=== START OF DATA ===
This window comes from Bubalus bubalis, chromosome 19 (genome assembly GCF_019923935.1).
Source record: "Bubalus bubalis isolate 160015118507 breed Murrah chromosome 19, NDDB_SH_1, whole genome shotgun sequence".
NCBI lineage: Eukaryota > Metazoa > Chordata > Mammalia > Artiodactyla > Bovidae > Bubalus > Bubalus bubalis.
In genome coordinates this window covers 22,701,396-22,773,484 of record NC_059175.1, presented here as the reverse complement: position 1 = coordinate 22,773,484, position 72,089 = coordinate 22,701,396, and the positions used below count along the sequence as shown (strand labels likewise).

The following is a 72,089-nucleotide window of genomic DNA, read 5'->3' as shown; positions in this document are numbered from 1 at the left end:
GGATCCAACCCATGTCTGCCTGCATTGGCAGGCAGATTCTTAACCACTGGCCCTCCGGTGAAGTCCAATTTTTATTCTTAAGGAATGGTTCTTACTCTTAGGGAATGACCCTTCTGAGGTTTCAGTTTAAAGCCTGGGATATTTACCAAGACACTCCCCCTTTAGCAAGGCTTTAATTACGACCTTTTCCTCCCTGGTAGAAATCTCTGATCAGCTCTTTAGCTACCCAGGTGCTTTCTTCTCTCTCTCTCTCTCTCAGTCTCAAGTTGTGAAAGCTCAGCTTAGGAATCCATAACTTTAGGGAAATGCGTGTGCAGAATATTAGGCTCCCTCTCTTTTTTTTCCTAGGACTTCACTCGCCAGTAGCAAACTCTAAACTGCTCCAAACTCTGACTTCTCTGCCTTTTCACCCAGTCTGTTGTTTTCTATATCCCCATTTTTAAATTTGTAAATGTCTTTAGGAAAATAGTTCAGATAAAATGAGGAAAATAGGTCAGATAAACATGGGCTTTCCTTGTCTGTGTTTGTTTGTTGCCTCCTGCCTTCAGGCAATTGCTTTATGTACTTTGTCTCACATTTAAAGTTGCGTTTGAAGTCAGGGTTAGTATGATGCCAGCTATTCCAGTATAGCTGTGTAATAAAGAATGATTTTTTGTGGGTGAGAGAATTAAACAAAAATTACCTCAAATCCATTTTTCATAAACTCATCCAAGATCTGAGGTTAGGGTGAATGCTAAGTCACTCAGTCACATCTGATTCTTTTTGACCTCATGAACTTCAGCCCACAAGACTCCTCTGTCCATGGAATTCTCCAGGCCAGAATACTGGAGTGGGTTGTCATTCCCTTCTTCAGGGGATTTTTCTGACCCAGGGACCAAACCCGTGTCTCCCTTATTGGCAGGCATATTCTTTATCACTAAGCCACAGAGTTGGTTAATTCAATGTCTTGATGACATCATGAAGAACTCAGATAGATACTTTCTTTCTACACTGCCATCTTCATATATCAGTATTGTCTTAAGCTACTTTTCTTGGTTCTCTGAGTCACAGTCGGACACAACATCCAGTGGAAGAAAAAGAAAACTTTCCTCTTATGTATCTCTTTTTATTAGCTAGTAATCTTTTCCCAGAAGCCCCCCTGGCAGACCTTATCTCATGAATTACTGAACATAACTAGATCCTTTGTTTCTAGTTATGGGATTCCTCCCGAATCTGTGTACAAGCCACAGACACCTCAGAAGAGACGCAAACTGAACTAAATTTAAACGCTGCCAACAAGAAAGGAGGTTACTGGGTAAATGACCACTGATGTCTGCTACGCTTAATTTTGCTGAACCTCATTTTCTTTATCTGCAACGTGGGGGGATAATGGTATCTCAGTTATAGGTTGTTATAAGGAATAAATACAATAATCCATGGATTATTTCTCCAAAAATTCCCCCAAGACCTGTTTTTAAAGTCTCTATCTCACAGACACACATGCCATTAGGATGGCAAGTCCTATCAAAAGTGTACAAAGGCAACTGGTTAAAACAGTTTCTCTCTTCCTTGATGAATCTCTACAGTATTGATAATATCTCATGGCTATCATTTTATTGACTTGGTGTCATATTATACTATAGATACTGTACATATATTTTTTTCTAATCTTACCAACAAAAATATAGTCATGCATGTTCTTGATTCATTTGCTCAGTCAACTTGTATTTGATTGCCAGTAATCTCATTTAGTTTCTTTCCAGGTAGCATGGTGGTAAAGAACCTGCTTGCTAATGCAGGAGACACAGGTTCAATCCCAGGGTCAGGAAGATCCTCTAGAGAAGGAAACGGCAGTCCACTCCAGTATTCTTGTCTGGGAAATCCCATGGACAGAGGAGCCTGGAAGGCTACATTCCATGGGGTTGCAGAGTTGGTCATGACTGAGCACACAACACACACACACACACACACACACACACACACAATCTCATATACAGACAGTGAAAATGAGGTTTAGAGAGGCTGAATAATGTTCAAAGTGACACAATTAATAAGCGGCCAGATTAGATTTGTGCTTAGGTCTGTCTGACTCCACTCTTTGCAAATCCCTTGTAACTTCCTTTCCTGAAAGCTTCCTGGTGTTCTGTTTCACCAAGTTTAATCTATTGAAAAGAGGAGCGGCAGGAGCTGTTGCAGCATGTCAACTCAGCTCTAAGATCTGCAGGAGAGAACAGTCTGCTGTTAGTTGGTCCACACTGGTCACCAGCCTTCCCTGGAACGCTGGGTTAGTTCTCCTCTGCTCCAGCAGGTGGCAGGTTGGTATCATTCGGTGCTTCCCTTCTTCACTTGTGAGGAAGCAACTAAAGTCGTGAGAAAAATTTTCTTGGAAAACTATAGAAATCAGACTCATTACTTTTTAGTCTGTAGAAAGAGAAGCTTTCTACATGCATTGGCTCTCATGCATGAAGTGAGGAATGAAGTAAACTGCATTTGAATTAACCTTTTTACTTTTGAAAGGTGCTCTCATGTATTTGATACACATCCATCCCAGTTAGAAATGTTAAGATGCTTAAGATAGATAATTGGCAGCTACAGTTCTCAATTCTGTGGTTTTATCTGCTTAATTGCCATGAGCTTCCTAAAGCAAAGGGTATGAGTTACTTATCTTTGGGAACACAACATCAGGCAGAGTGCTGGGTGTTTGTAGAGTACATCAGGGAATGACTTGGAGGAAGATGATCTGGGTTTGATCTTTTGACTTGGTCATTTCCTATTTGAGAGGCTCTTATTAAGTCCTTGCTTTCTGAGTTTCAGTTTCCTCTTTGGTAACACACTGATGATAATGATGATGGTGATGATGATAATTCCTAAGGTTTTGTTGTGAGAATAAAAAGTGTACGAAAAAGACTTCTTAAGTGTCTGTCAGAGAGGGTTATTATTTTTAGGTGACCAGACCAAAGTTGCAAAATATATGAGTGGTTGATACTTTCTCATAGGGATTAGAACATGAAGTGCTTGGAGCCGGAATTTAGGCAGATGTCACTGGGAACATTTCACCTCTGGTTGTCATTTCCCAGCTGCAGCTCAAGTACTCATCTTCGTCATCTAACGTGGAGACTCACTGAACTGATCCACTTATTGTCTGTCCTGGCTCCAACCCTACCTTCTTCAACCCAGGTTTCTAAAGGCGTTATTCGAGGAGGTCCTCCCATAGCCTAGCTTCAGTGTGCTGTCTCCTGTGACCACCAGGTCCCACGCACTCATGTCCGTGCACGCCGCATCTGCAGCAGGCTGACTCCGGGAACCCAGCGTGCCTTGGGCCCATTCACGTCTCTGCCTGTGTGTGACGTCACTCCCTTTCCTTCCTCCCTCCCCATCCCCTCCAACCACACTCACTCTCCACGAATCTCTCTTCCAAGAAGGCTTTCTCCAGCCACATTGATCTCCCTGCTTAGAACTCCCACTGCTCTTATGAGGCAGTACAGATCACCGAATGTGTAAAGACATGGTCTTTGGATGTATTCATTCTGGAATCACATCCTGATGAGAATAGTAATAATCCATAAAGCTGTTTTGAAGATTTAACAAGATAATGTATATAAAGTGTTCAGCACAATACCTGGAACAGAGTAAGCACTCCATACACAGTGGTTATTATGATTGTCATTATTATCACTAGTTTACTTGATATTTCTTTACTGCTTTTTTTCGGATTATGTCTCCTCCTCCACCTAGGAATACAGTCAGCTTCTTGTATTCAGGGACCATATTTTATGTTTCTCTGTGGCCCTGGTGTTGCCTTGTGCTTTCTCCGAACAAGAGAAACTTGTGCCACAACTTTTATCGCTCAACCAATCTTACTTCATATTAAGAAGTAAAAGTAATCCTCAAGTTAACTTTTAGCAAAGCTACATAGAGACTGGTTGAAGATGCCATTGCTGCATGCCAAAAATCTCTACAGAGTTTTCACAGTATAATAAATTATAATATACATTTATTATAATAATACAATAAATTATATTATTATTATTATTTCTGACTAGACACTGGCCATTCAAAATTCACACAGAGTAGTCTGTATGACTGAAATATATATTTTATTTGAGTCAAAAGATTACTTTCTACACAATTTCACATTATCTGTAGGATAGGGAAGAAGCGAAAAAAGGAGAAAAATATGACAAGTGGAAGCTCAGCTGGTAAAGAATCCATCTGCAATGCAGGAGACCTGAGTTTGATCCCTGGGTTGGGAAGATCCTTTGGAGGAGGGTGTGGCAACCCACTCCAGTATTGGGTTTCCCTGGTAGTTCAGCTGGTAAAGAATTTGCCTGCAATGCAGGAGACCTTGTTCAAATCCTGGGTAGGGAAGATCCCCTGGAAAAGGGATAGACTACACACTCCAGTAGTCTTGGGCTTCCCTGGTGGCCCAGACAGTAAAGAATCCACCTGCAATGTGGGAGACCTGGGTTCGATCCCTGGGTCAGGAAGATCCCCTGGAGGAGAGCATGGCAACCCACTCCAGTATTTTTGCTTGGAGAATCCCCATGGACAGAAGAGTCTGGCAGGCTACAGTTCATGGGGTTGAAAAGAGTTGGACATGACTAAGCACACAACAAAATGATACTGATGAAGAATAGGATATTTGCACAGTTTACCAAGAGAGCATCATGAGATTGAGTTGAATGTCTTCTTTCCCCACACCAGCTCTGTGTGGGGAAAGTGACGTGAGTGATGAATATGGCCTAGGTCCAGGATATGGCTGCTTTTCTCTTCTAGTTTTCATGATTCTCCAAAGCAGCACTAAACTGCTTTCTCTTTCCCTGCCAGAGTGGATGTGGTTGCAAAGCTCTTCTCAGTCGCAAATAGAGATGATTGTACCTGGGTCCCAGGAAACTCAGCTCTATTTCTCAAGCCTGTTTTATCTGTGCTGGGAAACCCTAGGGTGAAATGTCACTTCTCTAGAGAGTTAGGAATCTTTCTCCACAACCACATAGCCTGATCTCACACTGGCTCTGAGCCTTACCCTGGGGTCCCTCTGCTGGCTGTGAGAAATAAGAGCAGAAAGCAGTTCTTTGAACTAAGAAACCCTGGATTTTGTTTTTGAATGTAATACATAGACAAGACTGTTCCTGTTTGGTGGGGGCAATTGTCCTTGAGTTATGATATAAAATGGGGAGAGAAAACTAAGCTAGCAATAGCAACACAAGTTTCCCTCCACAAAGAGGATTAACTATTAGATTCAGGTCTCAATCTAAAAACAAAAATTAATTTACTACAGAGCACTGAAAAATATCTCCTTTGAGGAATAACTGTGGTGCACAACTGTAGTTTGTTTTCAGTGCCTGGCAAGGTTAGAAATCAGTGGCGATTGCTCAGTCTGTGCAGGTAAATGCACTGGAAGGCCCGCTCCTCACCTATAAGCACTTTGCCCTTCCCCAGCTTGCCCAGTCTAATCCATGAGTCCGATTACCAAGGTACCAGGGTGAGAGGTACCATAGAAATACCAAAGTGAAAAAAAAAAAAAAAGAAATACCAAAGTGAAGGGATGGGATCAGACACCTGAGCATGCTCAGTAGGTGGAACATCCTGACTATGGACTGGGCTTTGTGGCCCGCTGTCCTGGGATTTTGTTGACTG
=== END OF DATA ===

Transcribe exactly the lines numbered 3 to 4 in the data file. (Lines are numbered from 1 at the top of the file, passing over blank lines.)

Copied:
NCBI lineage: Eukaryota > Metazoa > Chordata > Mammalia > Artiodactyla > Bovidae > Bubalus > Bubalus bubalis.
In genome coordinates this window covers 22,701,396-22,773,484 of record NC_059175.1, presented here as the reverse complement: position 1 = coordinate 22,773,484, position 72,089 = coordinate 22,701,396, and the positions used below count along the sequence as shown (strand labels likewise).